Tuesday, October 27, 2015

John Le Carré speaks German

And quite good German at that.

I was going back through some videocasts of Druckfrisch, a German TV show devoted to contemporary literature, hosted by the genial Dennis Scheck. I came across his interview with John Le Carré on the occasion of the publication of the German translation of Our Kind of Traitor (Verräter wie wir). The interview took place in Bern, Switzerland, in October 2010, and for those who would like to watch. it can be found at ARD until November 1; but if you miss it there, a site called "Verpasst.de" (great name!) has the interview available at an time.

Dennis Scheck
Scheck goes on location often, even to the U.S. : the most recent program is his interview with Salman Rushdie in New York. On these occasions he speaks English with his guests (Kinky Friedman!), with voice over in German, but no translation was necessary for Le Carré's. His German was very good, and he had no trouble discussing his career and his books.

Just the other day on one of my German podcasts, I heard an interview with the former director of the British Museum, Neil MacGregor, who is now in Berlin, where is playing a major role in the "Humboldt Forum." He was interviewed on the podcast about an exhibition he had organized at the British Museum: Germany: Memories of a Nation -- A 600-Year History in Objects. He too spoke German, and well he might, as he will be living in Berlin. But, although he understood the interviewer's questions perfectly, his German was not as fluent as Le Carré's. Still, I am sure he will get the hang of it.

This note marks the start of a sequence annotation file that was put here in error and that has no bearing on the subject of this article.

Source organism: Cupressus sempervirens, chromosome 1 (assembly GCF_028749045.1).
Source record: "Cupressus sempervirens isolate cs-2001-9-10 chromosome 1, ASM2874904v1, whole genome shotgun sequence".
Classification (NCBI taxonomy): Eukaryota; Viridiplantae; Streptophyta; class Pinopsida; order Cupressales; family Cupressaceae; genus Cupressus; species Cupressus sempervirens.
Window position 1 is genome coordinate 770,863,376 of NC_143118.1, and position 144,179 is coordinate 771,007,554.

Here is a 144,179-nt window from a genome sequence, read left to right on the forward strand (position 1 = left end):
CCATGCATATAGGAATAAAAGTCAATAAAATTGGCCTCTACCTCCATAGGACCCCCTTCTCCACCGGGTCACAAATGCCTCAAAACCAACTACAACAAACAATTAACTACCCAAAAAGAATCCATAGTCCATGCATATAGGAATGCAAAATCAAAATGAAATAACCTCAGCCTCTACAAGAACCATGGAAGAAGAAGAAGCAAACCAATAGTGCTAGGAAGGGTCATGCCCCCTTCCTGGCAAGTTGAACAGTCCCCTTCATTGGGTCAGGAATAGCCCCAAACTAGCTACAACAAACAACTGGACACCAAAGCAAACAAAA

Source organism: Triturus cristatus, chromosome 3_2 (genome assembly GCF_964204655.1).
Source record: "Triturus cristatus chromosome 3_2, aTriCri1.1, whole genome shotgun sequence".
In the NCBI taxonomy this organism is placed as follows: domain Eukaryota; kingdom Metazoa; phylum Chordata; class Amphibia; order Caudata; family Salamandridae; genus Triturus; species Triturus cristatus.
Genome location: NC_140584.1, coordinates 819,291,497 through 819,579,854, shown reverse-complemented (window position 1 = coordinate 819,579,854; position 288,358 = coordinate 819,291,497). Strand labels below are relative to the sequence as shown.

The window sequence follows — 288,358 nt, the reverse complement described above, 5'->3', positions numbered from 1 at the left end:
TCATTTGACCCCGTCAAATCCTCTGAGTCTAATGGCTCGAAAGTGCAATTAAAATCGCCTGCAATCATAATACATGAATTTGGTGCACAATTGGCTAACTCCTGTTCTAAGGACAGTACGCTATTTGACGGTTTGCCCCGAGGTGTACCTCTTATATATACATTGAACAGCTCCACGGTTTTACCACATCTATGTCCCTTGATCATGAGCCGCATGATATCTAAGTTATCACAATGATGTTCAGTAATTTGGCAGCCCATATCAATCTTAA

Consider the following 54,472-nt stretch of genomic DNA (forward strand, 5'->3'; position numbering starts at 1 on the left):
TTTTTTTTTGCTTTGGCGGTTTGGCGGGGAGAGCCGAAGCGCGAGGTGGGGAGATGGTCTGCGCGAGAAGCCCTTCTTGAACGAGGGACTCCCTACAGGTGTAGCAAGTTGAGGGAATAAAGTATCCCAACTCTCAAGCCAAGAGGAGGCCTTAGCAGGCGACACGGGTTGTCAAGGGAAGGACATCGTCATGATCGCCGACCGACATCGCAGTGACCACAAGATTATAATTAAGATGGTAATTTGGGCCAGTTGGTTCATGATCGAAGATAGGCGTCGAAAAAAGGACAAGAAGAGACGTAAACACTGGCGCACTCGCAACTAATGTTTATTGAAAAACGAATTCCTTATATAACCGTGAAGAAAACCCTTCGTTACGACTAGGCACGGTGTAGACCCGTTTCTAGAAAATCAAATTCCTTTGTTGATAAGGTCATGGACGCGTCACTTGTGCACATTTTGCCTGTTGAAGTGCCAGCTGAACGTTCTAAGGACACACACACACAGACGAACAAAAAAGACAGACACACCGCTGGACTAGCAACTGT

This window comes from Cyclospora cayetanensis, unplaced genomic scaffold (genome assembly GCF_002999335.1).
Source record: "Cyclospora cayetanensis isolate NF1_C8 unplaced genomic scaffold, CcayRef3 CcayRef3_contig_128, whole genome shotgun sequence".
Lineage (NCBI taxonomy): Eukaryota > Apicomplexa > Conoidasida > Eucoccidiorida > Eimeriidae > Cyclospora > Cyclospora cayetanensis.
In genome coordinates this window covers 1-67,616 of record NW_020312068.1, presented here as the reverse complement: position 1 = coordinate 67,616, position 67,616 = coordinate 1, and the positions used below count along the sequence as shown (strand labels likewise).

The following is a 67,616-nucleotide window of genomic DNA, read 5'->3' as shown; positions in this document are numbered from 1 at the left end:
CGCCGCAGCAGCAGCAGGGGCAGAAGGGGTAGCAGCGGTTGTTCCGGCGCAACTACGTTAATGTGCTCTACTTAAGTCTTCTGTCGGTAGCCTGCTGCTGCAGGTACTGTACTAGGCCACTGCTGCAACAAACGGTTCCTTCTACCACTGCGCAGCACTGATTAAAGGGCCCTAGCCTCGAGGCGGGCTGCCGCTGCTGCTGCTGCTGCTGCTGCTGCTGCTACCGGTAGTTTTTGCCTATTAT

Two posts on this blog (see here and here) have mentioned Le Carré in connection with Fritz Strich, with whom the very young Le Carré (actually David Cornwell) studied in Bern when he was still a teenager. Deutschlandfunk has the written text of the interview with Dennis Scheck, which includes a portion of text that does not appear in the videocast. Here is that text, which tells how important German was to him, even for his novels. Imagine: he is familiar with Wolfram von Eschenbach!

Ich war damals 16 Jahre alt und war seit meinem fünften Lebensjahr in Internaten und Institutionen. Meine Mutter war verschwunden und mein Vater war ein komplizierter Mann, manchmal im Gefängnis, manchmal nicht. Dann kam ich praktisch als Flüchtling hierher und wollte Deutsch lernen. Ich hatte einen sehr guten Deutschlehrer in meiner Schule in England und ich dachte, als guter rebellischer Halbstarker, wenn die ganze Welt die Deutschen hassten, müssen sie auch anständig sein, irgendwo. Und dann habe ich mich, wahrscheinlich sehr naive und einfache Art, in deutsche Kultur eingetieft. Man könnte fast mit dem Nibelungenlied von Wolfram von Eschenbach auch beginnen. Die haben auf mich einen großen Eindruck gemacht in meinem Roman. Wenn es eine Formel gibt: "Take somebody, who knows nothing", und dann: "teach him something." Sogar im "Spion, der aus der Kälte kam: Er lernt am Ende, auch wenn es ihn das Leben kostet, die Menschlichkeit. Ich erinnere mich, ich glaube, das war in Parzival von Wolfram von Eschenbach. Es gibt einen Augenblick, wo er diesen alten Mann Anfortas wiedertrifft und er sieht ihn, das ist das zweite oder dritte Mal, dass er ihn sieht, und er hat inzwischen furchtbare Erfahrungen gemacht, Parzival, und er sagt, wie ist es mit dir, wie geht es dir, und dazu Anfortas, jetzt lernst du die Menschlichkeit, das ist das erste Mal sozusagen, dass du nach meiner Gesundheit gefragt hast.